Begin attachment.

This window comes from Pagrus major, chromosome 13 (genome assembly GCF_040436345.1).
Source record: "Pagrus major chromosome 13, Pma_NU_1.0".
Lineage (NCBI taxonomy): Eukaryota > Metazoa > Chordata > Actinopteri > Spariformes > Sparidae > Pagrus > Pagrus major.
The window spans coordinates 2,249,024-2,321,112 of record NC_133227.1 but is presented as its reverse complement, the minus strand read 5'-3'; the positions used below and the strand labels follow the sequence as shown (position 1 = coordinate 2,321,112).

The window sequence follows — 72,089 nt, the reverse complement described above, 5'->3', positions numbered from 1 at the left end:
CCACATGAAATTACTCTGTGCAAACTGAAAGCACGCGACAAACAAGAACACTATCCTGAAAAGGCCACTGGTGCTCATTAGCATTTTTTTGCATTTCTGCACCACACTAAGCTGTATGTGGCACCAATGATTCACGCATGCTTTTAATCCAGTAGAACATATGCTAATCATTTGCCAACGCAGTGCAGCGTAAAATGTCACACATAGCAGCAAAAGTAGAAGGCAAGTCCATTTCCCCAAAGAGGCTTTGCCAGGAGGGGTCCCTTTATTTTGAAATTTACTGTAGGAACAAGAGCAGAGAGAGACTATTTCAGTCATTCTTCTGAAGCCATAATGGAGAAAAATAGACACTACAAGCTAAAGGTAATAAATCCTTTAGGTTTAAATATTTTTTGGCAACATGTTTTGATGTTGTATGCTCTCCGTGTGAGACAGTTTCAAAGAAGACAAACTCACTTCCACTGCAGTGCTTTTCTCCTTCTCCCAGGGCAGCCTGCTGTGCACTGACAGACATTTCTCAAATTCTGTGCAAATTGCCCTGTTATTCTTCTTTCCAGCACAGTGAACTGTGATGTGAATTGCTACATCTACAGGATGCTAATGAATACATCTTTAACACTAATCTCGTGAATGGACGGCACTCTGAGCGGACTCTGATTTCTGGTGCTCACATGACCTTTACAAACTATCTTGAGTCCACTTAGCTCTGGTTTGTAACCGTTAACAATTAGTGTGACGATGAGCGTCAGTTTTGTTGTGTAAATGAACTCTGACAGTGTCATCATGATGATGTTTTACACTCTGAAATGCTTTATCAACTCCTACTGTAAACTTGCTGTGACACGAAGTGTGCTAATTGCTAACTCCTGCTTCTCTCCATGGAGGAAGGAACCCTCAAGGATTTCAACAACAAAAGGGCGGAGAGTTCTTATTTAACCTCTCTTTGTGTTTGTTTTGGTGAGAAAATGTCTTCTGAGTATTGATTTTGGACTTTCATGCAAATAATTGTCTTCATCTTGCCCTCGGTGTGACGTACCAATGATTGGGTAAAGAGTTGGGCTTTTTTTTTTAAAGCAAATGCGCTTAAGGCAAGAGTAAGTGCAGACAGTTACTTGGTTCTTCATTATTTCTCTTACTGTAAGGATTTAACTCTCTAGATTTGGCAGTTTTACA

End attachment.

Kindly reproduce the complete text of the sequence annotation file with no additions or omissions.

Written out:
This window comes from Pagrus major, chromosome 13 (genome assembly GCF_040436345.1).
Source record: "Pagrus major chromosome 13, Pma_NU_1.0".
Lineage (NCBI taxonomy): Eukaryota > Metazoa > Chordata > Actinopteri > Spariformes > Sparidae > Pagrus > Pagrus major.
The window spans coordinates 2,249,024-2,321,112 of record NC_133227.1 but is presented as its reverse complement, the minus strand read 5'-3'; the positions used below and the strand labels follow the sequence as shown (position 1 = coordinate 2,321,112).

The window sequence follows — 72,089 nt, the reverse complement described above, 5'->3', positions numbered from 1 at the left end:
CCACATGAAATTACTCTGTGCAAACTGAAAGCACGCGACAAACAAGAACACTATCCTGAAAAGGCCACTGGTGCTCATTAGCATTTTTTTGCATTTCTGCACCACACTAAGCTGTATGTGGCACCAATGATTCACGCATGCTTTTAATCCAGTAGAACATATGCTAATCATTTGCCAACGCAGTGCAGCGTAAAATGTCACACATAGCAGCAAAAGTAGAAGGCAAGTCCATTTCCCCAAAGAGGCTTTGCCAGGAGGGGTCCCTTTATTTTGAAATTTACTGTAGGAACAAGAGCAGAGAGAGACTATTTCAGTCATTCTTCTGAAGCCATAATGGAGAAAAATAGACACTACAAGCTAAAGGTAATAAATCCTTTAGGTTTAAATATTTTTTGGCAACATGTTTTGATGTTGTATGCTCTCCGTGTGAGACAGTTTCAAAGAAGACAAACTCACTTCCACTGCAGTGCTTTTCTCCTTCTCCCAGGGCAGCCTGCTGTGCACTGACAGACATTTCTCAAATTCTGTGCAAATTGCCCTGTTATTCTTCTTTCCAGCACAGTGAACTGTGATGTGAATTGCTACATCTACAGGATGCTAATGAATACATCTTTAACACTAATCTCGTGAATGGACGGCACTCTGAGCGGACTCTGATTTCTGGTGCTCACATGACCTTTACAAACTATCTTGAGTCCACTTAGCTCTGGTTTGTAACCGTTAACAATTAGTGTGACGATGAGCGTCAGTTTTGTTGTGTAAATGAACTCTGACAGTGTCATCATGATGATGTTTTACACTCTGAAATGCTTTATCAACTCCTACTGTAAACTTGCTGTGACACGAAGTGTGCTAATTGCTAACTCCTGCTTCTCTCCATGGAGGAAGGAACCCTCAAGGATTTCAACAACAAAAGGGCGGAGAGTTCTTATTTAACCTCTCTTTGTGTTTGTTTTGGTGAGAAAATGTCTTCTGAGTATTGATTTTGGACTTTCATGCAAATAATTGTCTTCATCTTGCCCTCGGTGTGACGTACCAATGATTGGGTAAAGAGTTGGGCTTTTTTTTTTAAAGCAAATGCGCTTAAGGCAAGAGTAAGTGCAGACAGTTACTTGGTTCTTCATTATTTCTCTTACTGTAAGGATTTAACTCTCTAGATTTGGCAGTTTTACA